Do you ever fear for your safety, or do you expect that the coast guard won’t engage in any provocative actions that can be considered an act of war?
When I’m out there, I’m hyperfocused on what I need to do. I need to keep myself safe, I need to keep my footage safe, I need to tell the story. My mind is switching back and forth between those three things. I make backups of footage and hide them in different parts of the boat. if they were going to do something funny, I wasn’t going to come home with nothing, that is always my mindset. How do I not make the situation worse? I tell my crew, if they haven’t spotted us yet, stay hidden. Because we need to protect the fishermen. But when they do come for us, we do bring out the cameras, and it becomes our protection because they can see we’re filming them. I tell the crew to not to do anything to provoke the Chinese, don’t shout back or give the finger. When I watch the footage when I get safely back on land, that’s the time I realize that shit, that was something,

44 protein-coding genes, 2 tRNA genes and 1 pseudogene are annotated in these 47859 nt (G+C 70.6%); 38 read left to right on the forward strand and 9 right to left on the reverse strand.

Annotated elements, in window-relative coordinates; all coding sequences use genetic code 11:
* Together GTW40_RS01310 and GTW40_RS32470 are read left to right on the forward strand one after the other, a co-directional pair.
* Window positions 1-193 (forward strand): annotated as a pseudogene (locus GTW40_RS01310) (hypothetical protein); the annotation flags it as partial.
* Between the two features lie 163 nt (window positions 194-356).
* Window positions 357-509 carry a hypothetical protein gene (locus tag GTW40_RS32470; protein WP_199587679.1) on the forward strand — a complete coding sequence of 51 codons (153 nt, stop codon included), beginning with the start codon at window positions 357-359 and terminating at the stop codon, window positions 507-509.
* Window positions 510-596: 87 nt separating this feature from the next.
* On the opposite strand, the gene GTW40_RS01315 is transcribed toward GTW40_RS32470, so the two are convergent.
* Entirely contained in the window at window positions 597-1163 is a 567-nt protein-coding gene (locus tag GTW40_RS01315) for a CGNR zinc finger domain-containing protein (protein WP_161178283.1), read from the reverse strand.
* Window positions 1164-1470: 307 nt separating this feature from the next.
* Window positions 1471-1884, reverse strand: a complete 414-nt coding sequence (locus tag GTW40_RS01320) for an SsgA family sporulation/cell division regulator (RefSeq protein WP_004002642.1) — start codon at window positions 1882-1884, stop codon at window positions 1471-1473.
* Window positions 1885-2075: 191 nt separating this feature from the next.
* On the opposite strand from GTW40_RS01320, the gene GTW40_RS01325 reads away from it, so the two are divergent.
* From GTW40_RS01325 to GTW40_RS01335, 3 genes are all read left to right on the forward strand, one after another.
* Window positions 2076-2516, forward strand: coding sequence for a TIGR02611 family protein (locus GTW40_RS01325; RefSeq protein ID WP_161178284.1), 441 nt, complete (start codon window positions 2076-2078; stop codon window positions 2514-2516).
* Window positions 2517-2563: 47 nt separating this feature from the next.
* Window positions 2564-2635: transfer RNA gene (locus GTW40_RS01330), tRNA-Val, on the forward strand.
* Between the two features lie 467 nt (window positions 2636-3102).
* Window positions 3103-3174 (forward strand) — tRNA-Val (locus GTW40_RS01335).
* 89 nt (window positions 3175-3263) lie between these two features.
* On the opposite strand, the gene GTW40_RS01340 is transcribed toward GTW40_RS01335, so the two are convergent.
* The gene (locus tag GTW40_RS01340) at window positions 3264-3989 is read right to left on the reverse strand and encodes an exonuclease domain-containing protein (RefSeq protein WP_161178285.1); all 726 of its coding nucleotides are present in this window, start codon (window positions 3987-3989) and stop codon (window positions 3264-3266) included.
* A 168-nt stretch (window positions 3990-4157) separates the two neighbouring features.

I’ve had the sense that they weren’t going to physically assault us, that might be construed as an act of war. I need to take the tension down and mitigate the risk. If you’re Filipino and you know the law and you know what is rightfully ours, it’s impossible not to get angry. You know that this is what they’re doing to other Filipinos with less power and influence, who don’t have cameras to keep them safe. Again, it shouldn’t be about you and your feelings. That’s an additional step for me, to have to pocket my feelings temporarily to get the job done. When I get back, that’s when I talk to people and vent.